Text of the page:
Tag Archive for: energyefficiency

By Mary English

One of the things I love about my profession is the fact that I learn new things regularly. My most recent new learning was inspired by the expression “April through October Houses” during an informative and entertaining radio interview with the host of Cowtown Conversations, Joseph Jackson, on his KKFI 90.1 FM show. He spoke this phrase in reference to homes in Kansas City that may be rented to tenants in the spring, only to have the leases broken when autumn’s chill settles into the air and the homes become too cold to inhabit. 

The topic deserving of Joseph’s surprising reference was easy building performance and home weatherization tips that anyone can handle. In light of my own epiphany about a previously unconsidered perspective, I’d like to expand on a few statements from that interview that we didn’t have time to cover. I feel that knowing these things about the task of making a building more energy efficient would help even the most cash-crunched households achieve warmer homes and better health. 

1 “April through October” conjures thoughts of beautiful spring and fall colors—not to mention nicer weather—sandwiching the summer months of what can be oppressive heat in the Kansas City region. So when Joseph alerted me to an expression that is in among renter vernacular, all I could think was, “If these homes are so uncomfortable that the occupants have to live elsewhere in the winter, they also must be enduring some serious discomfort in June-August as well.” As I’ve been witness to many homes in need of repair and energy upgrades in a former life as a home energy auditor this is not a surprising revelation.

During the interview, we discussed home weatherization and tips for residents that have the money and authority to weatherize. But for renters, the weatherization task gets more difficult since renters don’t own their homes. The problem can be viewed as systemic—renters understand both the discomfort of an extreme indoor temperature and in most cases, the pain of a high utility bill that results when they try to return the home to livable temperatures. If the landlord is not empathetic or receptive to making energy upgrades for their renters? Voila: the April through October House has been enabled by an inequitable system of utilities being paid directly by tenants. 

Ethical and moral considerations aside, if only this class of landlord realized this key truth about building management, the April through October Home would likely evaporate: An efficient home leads to a better bottom line because it keeps renters who want to stay, instead of forcing them out due to unbearable discomfort. Energy efficiency upgrades don’t cost in the long run. They pay landlords back. The National Apartment Association estimates that high turnover can consume up to 9% of gross rental income for larger multi-family residences, so landlords would come out on top, if only their renters could continue living in the buildings.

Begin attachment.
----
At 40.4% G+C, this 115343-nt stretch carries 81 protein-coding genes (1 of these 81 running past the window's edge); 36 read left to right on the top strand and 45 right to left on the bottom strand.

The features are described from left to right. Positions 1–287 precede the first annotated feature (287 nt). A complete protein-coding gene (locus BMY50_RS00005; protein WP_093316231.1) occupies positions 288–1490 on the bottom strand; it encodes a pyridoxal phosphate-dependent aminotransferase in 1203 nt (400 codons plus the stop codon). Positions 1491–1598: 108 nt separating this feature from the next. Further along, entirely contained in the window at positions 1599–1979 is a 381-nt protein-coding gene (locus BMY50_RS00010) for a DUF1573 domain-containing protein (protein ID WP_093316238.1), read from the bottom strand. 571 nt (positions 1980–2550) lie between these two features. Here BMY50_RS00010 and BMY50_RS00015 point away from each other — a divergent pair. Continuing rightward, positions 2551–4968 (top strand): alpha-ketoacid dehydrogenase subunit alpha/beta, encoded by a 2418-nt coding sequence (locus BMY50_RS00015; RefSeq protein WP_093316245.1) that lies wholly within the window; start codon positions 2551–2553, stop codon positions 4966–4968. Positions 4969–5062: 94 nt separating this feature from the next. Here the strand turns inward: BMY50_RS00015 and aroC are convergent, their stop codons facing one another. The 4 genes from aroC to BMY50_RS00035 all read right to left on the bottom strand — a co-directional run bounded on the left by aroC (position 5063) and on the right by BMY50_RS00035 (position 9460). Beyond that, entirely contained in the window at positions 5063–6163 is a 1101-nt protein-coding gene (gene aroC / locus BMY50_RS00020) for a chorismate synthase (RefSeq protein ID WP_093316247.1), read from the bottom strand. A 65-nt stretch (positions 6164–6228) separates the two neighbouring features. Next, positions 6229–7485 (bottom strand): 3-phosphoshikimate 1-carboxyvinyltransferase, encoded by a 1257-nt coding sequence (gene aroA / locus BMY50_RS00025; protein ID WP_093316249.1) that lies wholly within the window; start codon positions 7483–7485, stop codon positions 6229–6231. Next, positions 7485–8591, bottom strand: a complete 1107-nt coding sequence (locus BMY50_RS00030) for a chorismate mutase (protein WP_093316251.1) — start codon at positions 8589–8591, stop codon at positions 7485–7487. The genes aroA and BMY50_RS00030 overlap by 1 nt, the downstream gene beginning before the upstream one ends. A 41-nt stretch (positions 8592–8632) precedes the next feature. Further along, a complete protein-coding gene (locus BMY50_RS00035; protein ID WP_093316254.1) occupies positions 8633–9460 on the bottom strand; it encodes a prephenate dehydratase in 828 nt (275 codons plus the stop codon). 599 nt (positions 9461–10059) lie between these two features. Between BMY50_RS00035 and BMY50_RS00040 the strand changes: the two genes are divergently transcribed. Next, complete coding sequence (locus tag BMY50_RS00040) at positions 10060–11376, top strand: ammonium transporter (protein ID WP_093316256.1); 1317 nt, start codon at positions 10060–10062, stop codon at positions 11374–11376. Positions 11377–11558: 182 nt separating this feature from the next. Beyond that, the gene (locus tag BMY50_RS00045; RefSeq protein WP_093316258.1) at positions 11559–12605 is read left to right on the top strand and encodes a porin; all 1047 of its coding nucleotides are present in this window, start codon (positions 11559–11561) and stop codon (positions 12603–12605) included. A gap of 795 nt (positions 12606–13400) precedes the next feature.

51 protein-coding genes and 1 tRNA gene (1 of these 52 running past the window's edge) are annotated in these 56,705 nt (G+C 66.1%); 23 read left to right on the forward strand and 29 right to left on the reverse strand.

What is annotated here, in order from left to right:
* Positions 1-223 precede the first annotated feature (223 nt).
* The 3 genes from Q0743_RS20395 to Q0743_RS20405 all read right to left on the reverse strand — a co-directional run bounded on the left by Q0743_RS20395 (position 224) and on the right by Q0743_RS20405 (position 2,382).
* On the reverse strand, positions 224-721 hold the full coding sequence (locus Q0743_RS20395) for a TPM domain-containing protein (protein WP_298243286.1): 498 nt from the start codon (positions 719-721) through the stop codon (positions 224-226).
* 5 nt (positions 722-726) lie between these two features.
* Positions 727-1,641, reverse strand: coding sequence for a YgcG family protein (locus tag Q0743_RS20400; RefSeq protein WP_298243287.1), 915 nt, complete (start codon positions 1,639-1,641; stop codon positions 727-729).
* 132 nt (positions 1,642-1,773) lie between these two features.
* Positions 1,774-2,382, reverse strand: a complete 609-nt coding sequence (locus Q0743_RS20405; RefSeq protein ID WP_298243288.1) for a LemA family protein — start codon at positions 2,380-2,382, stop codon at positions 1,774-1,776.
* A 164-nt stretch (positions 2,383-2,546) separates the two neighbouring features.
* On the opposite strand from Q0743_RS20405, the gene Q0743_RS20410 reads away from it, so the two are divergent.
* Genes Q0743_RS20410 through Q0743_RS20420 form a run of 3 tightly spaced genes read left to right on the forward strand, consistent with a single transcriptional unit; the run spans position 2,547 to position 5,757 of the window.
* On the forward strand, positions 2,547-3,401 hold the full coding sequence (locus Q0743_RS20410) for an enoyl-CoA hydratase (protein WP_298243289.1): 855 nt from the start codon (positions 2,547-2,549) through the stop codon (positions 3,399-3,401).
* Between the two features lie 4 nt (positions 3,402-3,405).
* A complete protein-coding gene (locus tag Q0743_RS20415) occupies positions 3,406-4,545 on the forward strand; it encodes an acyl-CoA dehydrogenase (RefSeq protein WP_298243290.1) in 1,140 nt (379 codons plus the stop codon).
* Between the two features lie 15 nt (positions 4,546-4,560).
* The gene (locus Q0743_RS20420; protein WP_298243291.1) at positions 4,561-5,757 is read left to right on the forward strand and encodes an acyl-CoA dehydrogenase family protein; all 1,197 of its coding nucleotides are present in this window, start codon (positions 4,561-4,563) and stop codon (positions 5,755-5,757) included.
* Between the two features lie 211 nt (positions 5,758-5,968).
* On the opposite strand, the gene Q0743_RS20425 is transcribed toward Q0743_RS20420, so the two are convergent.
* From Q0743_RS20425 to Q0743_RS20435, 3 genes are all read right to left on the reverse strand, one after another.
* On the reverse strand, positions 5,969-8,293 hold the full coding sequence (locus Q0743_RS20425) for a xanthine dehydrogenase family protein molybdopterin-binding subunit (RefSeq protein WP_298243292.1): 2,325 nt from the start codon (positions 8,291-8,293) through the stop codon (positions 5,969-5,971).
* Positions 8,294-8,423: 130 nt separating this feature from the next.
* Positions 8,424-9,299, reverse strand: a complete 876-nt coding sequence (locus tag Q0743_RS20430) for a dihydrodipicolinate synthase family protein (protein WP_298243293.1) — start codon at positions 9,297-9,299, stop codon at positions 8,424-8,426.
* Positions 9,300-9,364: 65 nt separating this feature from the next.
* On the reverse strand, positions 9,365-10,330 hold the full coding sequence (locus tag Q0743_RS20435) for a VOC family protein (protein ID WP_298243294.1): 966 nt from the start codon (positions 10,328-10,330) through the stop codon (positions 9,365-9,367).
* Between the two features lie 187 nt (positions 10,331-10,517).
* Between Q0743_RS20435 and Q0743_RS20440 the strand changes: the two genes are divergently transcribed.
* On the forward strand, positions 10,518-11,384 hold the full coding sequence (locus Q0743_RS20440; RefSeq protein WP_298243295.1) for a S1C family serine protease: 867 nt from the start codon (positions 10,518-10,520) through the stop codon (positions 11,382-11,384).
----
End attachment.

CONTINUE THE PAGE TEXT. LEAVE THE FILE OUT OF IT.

For those people reading who do own their homes—and pay their own utility bills—the return on investment for home energy efficiency upgrades is better than most financial products. Plus, we are not even addressing the healthcare costs endured due to medical problems caused by inefficient homes. 

Anyway, if I could wave a magic wand, I’d make all landlords cover the cost of utilities for tenants in their rent. This would incentivize the building owners to actually make improvements on their “April to October” buildings. Then they might want to actually make their properties as efficient as possible to save money, and realize lower turnover rates as well. Happy renters and wealthier properties owners: I’d call that a win-win. 

Mold growth on a windowsill.

Mold growth on a windowsill.

2 Speaking of weatherization, Joseph came prepared to talk about building improvements. In addition to his extensive experience doing his own energy retrofits, he had prepared a well-researched list to share with the program’s listeners. Things like caulking around windows, adding weather-stripping, and sealing the seams of exposed ductwork were all included and endorsed by yours truly. 

One more improvement on the laundry list, though, is adding window weatherization plastic to the interior window frame ahead of the heating season. In the interview, I did not get a chance to say, “If you add plastic to your windows, make sure you remove it in the spring.” This unvoiced sentence has been bothering me since the interview. 

Here is why: If you leave the plastic in place for the summer months, you may be inviting mold and eventually wood rot on any window trim or sill sealed in behind the plastic. (Perhaps you don’t open your windows ever and don’t think about it.)

Dewpoint temperatures

How does this mold and wood rot happen? Well, it has to do with extreme temperature change between the hot and humid summer air outside, and the cool, conditioned air in the house, on the interior side of the plastic. In Kansas City, we get very high humidity which creates a dew point as low as your thermostat setting for a typical central air-conditioned house. That air hits sealed cold plastic around your windows and boom: condensation. Next comes the spores and then the mold growth.

So, remove that window weatherization plastic in the spring for health and durability’s sake.

3

This gets me to our conversation regarding professional energy auditors. The happy news is that there are low-cost audits to be had. In the interview, Joseph mentioned that he had received an energy audit for $35.00 by using Groupon. So I “Googled it” and there are indeed deals for Kansas City residents to get energy audits for that low of a price (or even lower) currently using online coupon services like Groupon.